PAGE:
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Salih abu-Bakr bin Husainun (1936-1994)

The ex-Minister for Oil and Mineral Development of the united Yemen, Salih bin Husainun, and his son Anwar were killed in fighting near Fuwa, a few miles west of Mukalla on the Hadhrami coast of Yemen on 4th July 1994.

Sayyid Salih Abubakr bin Husainun was born in a reed hut in about 1936 near Ghail bin Yumain (Benjamin’s Spring) in an area claimed by two Hadhrami sultanates, but controlled by neither.

The Sayyids of the Hadhramaut are descended from the Prophet Mohammed through a group led by Ahmed bin Isa al Muhajir, who arrived from Iraq around 951 AD. The great majority are urban but a few are semi nomadic, living among the mountain tribes between the Wadi Masila and the coast. It is said that they went there to convert the Hamum tribal confederation to the true faith of Islam (which they signally failed to do!) but remained among them as peacemakers, settling the innumerable disputes that arose between warring sections and families. Some Hamumi sayyids became tribalised and acquired the habits of the other Hamum, but Salih’s section, curiously named Mola Dawila (Ancient Deity), remained distinct and carried a degree of respect not accorded to other inhabitants of those mostly barren wastes.

This did not, however, protect them from disastrous famines and Salih’s parents perished in the famine of 1948. He survived and was enrolled in the Beduin Boys School in Mukalla, established there for just such boys and as a junior wing of the Hadhrami Beduin Legion, the British Resident Adviser’s private army.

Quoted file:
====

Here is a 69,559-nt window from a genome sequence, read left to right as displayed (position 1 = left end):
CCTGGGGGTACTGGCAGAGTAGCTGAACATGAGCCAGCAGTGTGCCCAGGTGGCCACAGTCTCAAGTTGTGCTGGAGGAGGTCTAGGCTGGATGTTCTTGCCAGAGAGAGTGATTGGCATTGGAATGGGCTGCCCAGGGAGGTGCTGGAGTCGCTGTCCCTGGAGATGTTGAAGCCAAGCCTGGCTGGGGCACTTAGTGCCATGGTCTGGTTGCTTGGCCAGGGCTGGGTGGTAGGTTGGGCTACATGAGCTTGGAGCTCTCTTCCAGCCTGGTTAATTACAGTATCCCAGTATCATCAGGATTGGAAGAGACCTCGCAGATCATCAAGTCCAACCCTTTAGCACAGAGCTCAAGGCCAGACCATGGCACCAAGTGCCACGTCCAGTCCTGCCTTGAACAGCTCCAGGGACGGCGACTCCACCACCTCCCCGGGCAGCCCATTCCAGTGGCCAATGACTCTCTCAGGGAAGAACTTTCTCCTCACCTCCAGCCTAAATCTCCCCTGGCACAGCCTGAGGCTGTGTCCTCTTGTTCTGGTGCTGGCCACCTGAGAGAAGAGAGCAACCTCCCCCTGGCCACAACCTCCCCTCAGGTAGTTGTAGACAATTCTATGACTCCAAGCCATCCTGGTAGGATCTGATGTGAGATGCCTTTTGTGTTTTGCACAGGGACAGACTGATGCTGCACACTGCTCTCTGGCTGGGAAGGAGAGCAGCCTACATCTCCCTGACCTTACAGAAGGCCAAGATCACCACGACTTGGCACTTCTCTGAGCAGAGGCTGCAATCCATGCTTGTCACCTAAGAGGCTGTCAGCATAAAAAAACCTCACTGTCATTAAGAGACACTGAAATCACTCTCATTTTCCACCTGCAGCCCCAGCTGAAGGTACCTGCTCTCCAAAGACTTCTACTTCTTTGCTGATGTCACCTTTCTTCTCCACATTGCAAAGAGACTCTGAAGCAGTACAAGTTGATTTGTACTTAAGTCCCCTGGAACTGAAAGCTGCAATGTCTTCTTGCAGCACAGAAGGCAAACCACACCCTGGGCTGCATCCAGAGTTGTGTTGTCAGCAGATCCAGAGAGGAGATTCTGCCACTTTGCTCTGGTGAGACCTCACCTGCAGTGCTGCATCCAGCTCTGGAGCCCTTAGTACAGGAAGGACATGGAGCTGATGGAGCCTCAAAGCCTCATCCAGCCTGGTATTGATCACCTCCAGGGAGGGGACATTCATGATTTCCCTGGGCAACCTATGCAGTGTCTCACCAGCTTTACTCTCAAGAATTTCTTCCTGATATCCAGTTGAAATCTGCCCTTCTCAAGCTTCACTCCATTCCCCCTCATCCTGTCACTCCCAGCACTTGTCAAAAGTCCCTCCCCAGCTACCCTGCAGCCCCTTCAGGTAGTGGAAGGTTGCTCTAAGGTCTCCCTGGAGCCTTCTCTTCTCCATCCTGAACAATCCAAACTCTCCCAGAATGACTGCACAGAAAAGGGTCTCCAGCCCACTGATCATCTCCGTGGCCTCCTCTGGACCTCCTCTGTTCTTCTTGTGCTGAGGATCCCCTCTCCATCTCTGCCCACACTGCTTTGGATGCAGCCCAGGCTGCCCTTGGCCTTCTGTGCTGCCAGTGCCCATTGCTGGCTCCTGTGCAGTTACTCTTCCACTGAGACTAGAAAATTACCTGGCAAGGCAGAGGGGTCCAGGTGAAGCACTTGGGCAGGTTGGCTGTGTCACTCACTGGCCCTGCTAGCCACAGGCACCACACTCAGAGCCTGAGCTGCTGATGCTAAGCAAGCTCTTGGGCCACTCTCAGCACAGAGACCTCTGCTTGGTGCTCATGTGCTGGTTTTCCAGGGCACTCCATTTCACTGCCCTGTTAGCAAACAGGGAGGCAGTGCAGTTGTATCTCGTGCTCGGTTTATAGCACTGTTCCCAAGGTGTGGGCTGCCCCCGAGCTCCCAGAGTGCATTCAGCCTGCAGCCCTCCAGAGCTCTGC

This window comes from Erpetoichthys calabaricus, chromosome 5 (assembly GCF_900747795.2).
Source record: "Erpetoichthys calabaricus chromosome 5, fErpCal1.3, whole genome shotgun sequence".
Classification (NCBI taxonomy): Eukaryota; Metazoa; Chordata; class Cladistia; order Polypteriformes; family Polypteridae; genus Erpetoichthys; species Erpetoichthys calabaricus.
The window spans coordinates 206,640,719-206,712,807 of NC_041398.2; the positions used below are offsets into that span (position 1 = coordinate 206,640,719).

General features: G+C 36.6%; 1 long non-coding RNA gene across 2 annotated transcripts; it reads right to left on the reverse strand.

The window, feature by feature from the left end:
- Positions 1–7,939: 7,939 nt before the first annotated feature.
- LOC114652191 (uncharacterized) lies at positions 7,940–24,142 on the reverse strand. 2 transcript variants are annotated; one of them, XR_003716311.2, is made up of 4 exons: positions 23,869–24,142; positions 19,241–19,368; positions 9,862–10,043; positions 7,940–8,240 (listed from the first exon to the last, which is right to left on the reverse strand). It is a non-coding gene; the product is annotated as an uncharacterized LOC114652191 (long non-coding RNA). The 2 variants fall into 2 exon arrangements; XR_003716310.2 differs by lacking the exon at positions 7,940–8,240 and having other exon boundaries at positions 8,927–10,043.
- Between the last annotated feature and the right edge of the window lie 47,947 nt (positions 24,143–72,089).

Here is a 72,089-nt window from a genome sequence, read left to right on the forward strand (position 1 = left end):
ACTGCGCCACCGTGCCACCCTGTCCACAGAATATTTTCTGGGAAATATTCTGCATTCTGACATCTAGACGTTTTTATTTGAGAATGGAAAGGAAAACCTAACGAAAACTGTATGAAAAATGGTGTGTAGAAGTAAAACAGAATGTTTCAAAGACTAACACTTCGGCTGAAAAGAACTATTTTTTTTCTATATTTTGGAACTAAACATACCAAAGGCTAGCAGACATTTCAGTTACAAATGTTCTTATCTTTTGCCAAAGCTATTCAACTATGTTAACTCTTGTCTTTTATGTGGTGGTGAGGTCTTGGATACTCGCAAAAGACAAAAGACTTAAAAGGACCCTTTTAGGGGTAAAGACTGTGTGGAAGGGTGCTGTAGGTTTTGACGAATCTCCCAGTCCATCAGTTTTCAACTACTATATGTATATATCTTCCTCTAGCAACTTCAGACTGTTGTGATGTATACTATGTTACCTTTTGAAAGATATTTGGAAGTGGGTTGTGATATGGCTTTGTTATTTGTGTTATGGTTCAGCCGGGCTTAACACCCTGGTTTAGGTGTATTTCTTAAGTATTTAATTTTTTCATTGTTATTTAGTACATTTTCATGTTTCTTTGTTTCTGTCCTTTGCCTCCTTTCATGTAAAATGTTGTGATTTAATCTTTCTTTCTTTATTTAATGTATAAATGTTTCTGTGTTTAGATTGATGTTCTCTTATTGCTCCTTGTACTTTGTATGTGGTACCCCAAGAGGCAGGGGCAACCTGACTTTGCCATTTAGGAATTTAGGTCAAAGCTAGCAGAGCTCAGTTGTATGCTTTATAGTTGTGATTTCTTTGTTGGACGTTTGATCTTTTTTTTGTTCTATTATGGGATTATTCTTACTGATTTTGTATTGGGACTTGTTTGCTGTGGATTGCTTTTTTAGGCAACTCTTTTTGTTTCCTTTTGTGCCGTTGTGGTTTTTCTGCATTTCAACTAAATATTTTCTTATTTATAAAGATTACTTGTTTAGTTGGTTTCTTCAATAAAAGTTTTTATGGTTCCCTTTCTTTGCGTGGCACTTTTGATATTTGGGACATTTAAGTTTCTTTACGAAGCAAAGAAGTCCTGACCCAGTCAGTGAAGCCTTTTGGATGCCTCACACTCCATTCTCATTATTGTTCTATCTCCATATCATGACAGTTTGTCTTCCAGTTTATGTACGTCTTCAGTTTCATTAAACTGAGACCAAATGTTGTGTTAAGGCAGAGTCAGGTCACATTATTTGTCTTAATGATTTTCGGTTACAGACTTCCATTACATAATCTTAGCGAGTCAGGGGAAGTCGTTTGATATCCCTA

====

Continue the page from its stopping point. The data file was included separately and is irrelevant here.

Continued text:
After primary education, all there was in those days, Salih joined the HBL proper and was trained as a medical orderly, some of his training being at the Keith Falconer Mission Hospital in Aden. Most of his service in the HBL was spent in outposts and most of his "customers" were desert and mountain tribesmen who looked upon him as their doctor. Apart from the very occasional visits of a medical officer, or unless they chose to walk a hundred miles or so, they had no other. Although he only held the rank of sergeant and gave himself no airs, he carried an authority in many distant places.

On independence, in 1967, he chose to remain in the service and was commissioned as a general duties officer. Most of the officers and many other ranks of the HBL chose to leave the force at that time and the rest were merged into the People’s Army. Promotion was rapid and after commanding "brigades" in several areas, Salih was posted to HQ in Aden, where he rose to be Chief of Staff.

In 1979 he was posted to Moscow as the People’s Democratic Republic of Yemen’s ambassador, a position he held until 1983, when he returned to Aden as Minister of Communications. After the short but bloody war in January 1986 between two tribal groupings in the Socialist Party government, he played a major part in restoring order in the country and became an acknowledged politician of stature as Minister of Oil and Mineral Development, a position he retained when North and South Yemen united in May 1990. His ministry was highly successful. He studied his subject well and was even described by some Western observers as a technocrat, a title that he denied. Western oil companies were allocated concessions on a competitive basis and the first major oil discovery in South Yemen, known as the Masila field, was in his own home area of Chail bin Yumain. The tribes in the various operating areas knew him and were cooperative. But it was soon evident that the oil and gas reserves were very largely in the south and the civil war that has only recently ended arose over disputes about the distribution of the oil income. Bin Husainun chose to return from Sana’a to the south and was one of the principal organisers of the southern resistance. With his death, resistance collapsed: the south lacked other leaders with the skills and charisma to carry on the fight.

J N Ellis